In addition, by the PLR stage, the Kyrgyz Republic was facing a series of economic shocks.2 In response, the Bank Group decided to shift attention to growth and jobs to help the Kyrgyz Republic take advantage of the opportunities emanating from membership in the Eurasian Economic Union (EAEU) and from improved prospects for broader regional cooperation in Central Asia and to address sources of macroeconomic vulnerability, including in fiscal and financial sector management.

However, the shift envisioned at the 2016 PLR stage to strengthen the focus on private sector–led growth was only partially implemented. The PLR added the Dairy Sector Program to link farmers with markets and strengthen capacity to comply with EAEU standards. This marked a transition from projects focused on productivity in primary agriculture to those that addressed constraints along the value chain. However, plans to create a level playing field for SMEs, implement entrepreneurship programs to help firms export and grow, and support trade facilitation–related investments were not followed up on.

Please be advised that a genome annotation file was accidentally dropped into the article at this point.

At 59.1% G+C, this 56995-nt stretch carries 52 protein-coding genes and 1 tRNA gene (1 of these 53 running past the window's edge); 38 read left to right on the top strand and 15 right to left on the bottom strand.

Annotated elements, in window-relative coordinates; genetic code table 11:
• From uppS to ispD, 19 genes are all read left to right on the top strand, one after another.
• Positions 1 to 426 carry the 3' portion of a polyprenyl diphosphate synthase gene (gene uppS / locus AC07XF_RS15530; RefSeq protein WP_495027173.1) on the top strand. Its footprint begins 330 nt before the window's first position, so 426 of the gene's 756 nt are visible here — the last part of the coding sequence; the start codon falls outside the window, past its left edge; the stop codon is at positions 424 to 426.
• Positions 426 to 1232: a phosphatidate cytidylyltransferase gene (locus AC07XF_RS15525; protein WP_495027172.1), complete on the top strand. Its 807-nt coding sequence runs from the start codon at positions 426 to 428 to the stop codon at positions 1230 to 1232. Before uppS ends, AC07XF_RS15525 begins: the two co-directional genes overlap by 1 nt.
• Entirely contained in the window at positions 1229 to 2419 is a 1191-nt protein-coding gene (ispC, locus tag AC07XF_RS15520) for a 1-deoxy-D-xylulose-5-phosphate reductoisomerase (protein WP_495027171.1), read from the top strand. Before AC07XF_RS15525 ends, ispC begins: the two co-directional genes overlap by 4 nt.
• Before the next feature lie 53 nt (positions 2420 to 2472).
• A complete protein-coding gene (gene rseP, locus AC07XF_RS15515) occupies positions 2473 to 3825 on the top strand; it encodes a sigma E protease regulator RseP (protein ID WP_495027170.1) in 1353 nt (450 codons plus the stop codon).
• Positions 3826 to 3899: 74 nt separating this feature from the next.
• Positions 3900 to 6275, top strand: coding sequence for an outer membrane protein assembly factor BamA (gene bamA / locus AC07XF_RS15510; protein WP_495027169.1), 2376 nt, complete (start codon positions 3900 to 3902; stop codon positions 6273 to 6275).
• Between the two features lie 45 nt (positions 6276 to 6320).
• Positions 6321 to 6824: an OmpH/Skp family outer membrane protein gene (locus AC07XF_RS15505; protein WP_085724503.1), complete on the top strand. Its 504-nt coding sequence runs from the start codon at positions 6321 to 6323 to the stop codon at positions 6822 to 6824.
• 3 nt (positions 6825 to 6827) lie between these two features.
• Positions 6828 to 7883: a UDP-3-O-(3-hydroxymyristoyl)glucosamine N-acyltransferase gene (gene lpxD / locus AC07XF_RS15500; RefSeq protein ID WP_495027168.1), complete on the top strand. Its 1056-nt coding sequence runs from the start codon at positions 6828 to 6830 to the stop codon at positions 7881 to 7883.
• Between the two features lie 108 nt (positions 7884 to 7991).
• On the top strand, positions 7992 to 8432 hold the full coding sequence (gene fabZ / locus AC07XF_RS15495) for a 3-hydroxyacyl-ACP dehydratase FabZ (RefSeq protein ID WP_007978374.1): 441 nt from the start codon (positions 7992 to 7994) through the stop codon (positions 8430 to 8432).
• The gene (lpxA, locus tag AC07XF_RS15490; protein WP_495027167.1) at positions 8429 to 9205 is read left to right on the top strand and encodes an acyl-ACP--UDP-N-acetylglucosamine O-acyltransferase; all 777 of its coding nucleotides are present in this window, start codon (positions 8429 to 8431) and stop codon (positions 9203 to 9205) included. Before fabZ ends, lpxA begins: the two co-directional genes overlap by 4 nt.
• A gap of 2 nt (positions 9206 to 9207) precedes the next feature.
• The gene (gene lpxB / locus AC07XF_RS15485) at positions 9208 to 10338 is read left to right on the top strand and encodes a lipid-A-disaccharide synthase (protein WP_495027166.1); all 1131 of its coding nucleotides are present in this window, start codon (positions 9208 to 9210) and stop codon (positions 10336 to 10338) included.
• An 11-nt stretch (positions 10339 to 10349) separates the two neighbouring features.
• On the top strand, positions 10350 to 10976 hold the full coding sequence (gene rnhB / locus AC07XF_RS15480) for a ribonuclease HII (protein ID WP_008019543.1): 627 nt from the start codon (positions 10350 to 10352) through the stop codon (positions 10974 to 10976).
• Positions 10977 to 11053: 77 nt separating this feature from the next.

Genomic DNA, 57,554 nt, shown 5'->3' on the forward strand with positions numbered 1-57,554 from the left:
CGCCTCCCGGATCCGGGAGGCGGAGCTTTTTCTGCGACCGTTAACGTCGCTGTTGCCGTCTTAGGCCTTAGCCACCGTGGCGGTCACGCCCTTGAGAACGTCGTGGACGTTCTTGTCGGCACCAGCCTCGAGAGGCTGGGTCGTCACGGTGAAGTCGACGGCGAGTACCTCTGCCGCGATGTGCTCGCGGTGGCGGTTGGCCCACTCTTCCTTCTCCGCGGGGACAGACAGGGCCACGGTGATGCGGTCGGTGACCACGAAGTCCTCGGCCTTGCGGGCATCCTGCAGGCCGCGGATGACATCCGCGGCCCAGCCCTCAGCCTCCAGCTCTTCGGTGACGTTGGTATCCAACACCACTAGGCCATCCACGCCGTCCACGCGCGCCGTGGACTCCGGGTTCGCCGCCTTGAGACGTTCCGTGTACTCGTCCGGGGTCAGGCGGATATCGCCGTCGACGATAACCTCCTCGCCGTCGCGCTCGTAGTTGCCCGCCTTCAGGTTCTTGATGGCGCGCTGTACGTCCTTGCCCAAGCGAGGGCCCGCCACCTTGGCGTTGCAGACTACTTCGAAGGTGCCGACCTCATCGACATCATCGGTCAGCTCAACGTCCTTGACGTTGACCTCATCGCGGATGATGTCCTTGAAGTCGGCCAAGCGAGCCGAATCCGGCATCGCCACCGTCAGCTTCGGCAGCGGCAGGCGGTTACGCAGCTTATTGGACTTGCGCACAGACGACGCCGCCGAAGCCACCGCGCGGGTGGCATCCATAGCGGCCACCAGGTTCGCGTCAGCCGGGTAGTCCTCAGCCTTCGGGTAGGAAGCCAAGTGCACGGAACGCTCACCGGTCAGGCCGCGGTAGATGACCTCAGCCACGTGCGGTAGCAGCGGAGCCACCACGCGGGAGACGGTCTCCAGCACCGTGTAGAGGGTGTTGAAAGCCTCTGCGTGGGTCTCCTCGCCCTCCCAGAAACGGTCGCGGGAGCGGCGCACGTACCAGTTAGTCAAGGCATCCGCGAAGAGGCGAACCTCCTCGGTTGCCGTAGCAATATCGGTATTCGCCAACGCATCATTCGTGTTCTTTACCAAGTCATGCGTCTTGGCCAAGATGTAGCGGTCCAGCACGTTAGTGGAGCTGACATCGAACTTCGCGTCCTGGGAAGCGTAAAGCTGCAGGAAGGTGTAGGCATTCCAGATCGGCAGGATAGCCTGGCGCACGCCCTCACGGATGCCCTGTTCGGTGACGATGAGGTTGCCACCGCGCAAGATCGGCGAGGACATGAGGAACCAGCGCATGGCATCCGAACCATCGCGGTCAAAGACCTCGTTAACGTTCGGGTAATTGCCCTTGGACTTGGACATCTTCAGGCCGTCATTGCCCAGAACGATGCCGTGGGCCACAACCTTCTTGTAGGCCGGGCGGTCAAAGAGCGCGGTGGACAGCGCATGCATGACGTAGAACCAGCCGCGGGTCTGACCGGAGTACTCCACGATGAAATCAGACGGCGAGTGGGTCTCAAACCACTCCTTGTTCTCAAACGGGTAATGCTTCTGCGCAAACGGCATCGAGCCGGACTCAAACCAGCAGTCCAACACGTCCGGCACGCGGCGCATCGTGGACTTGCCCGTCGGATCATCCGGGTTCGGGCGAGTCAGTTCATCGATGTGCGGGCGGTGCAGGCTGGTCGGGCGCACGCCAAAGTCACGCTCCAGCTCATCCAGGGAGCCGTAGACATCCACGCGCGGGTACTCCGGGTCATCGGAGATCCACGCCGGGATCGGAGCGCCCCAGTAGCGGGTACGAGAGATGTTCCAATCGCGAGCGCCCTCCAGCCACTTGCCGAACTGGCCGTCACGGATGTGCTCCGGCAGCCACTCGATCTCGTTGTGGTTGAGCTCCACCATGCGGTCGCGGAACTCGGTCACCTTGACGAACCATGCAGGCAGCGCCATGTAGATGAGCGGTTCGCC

The 2018 SCD focused on the constraints to adjusting the Kyrgyz economic development model to one with more diverse sources of growth driven by the private sector. At the same time, the SCD confirmed the earlier conclusion that long-term stability and growth depend on tackling governance or corruption challenges and that “governance is the main bottleneck for private sector growth” (World Bank 2018c, 18). The SCD also argued that a more predictable investment climate was needed (World Bank 2018c).3

To support this new development model, the SCD identified seven core constraints to development and growth that needed to be addressed: macrofiscal stress, business environment weaknesses, weak external competitiveness, obstacles to mining and hydropower development, low agricultural productivity, lack of targeting in social protection programs, and policy uncertainty and weak rule of law.4

Informed by the SCD, the FY19–22 CPF focused on the following:

  • Strengthening foundations for inclusive, private sector–led growth (focus area 1). This consisted of the following objectives: strengthen institutions for improved macroeconomic management, enhance conditions for private investment and diversification, and enhance financial deepening and inclusion.